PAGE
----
Opposition leader Vladimir Neklyayev detained in Belarus - news agency directorWorld March 25, 5:33
Russia submits amicus curiae brief to US Supreme CourtRussian Politics & Diplomacy March 25, 3:34
Russia, China suggest for UN SC to adopt resolution on chemical terrorism threatRussian Politics & Diplomacy March 25, 3:23
Russian lawmaker compares European Union to Soviet UnionRussian Politics & Diplomacy March 25, 3:16
Russian emergencies ministry says fire at Kazan’s gunpowder factory fully extinguishedWorld March 25, 3:01
Relations btw US, Russia worst over half-century - Lukin quoting KissingerRussian Politics & Diplomacy March 25, 2:58
Russia suggests setting up international coalition for demining operations in SyriaRussian Politics & Diplomacy March 25, 1:08
One person dies in fire at gunpowder factory in Russia's KazanWorld March 24, 21:47
Russia's 'Gentlefan' baton passed on to Krasnodar ahead of Cote d’Ivoire friendlySport March 24, 21:34
TOKYO, September 24. /ITAR-TASS/. The deputy chairman of Japan’s ruling Liberal Democratic Party (LDP) is expected to visit Russia in November for talks with Russian government officials, including on the Ukrainian crisis.
Masahiko Komura, who formerly led the Japanese Foreign Ministry and Defense Ministry, told reporters on Wednesday that during his visit he plans to “meet with representatives of the Russian government”, including with State Duma Speaker Sergey Naryshkin.
“The Japanese-Russian relations are currently in an uneasy situation, and it would be good if the meeting with the Russian politicians helped to improve them somehow,” Komura said, adding that he “would like to hold a frank exchange of views on the Ukrainian issue.”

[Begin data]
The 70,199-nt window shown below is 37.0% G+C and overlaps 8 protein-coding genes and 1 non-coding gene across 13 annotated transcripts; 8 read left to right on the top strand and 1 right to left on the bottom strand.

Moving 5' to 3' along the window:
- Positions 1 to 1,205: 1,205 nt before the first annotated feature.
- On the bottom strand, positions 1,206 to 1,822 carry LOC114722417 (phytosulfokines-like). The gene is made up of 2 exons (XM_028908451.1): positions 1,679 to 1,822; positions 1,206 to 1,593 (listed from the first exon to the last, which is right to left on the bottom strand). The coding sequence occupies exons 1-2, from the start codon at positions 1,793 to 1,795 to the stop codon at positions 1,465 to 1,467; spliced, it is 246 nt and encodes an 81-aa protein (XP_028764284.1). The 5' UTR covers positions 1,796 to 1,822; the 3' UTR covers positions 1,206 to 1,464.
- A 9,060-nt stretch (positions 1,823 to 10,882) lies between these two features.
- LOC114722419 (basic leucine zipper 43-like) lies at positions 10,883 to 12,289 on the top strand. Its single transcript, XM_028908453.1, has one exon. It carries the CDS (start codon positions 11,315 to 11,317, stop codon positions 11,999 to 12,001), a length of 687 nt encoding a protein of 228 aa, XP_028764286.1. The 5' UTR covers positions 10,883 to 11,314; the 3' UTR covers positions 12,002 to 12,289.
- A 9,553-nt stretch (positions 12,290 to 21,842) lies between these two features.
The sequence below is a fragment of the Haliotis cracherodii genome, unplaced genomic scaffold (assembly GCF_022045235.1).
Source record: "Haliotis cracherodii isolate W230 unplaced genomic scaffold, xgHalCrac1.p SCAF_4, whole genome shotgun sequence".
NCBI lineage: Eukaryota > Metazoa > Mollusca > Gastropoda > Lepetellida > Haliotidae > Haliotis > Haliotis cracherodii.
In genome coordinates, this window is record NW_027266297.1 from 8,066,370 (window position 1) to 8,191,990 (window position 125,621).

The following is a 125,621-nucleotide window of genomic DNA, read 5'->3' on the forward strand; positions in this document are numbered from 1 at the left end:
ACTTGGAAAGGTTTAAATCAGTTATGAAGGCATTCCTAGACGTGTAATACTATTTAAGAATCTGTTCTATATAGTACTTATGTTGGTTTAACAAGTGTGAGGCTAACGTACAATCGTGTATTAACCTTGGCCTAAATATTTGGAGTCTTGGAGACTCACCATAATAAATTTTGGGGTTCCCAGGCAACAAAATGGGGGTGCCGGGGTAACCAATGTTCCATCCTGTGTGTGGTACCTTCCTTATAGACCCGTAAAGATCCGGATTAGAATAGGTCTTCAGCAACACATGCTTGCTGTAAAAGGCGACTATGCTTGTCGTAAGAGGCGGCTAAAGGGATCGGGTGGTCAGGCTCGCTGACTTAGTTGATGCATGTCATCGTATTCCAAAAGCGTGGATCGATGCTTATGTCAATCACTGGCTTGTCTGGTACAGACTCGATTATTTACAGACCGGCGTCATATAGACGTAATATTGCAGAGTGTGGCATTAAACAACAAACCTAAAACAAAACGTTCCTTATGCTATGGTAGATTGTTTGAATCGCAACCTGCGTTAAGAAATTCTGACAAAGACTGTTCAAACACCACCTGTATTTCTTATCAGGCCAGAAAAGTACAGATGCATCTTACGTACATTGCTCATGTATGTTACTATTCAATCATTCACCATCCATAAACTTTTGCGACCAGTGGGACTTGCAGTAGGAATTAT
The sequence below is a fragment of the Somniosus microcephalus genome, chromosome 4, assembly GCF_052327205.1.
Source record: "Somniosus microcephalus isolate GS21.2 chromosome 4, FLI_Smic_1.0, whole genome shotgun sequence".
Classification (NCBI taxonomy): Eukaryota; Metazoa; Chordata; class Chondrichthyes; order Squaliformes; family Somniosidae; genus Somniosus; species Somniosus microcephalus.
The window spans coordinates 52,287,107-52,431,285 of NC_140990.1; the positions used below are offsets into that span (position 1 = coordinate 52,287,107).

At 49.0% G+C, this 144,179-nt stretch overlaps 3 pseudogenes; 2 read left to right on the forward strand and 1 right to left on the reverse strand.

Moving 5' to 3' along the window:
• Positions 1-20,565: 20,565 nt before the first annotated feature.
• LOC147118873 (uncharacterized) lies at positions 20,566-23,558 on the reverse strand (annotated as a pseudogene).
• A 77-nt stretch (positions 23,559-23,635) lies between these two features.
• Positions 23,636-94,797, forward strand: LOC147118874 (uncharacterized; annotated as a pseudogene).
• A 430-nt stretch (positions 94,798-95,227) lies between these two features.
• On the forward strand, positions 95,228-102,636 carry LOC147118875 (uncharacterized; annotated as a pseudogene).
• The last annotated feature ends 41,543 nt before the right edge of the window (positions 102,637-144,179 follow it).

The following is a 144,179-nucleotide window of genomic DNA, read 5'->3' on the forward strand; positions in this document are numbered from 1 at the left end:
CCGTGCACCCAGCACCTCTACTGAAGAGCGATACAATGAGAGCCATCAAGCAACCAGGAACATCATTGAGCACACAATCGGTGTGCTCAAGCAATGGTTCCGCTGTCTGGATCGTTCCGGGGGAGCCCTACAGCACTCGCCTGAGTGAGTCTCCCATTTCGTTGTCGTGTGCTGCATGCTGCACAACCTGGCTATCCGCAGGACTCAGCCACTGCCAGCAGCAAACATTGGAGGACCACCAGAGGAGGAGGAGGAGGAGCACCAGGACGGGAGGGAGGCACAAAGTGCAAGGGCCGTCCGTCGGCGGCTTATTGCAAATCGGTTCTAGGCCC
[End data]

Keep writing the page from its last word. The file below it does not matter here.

The 72-year-old politician heads a cross-party association of Japanese lawmakers for friendship with Moscow and also leads the delegation of the country’s famous Budokan martial arts group, that is due to perform in Russia in November.
Last week, Japan decided to delay the announcement of a new round of sanctions against Russia over the Ukraine crisis. The postponement signals that Tokyo is unlikely to support harsher sanctions and wants to keep a diplomatic door open with Moscow, analysts believe.
In early August, Japan published the names of 40 individuals and two organizations that fell under the sanctions. The sanctions list includes Crimean officials, representatives of the self-proclaimed Donetsk and Luhansk People’s Republics and two Crimean companies. Japan has also banned all imports of goods produced in Crimea.
Tokyo imposed the first round of sanctions against Russia in mid-March, when Crimea officially reunited with Russia. Japan also suspended consultations with Russia on possible facilitation of the visa regime and postponed the conclusion of three treaties with Russia — on investment cooperation, cooperation in space exploration and prevention of dangerous military activity.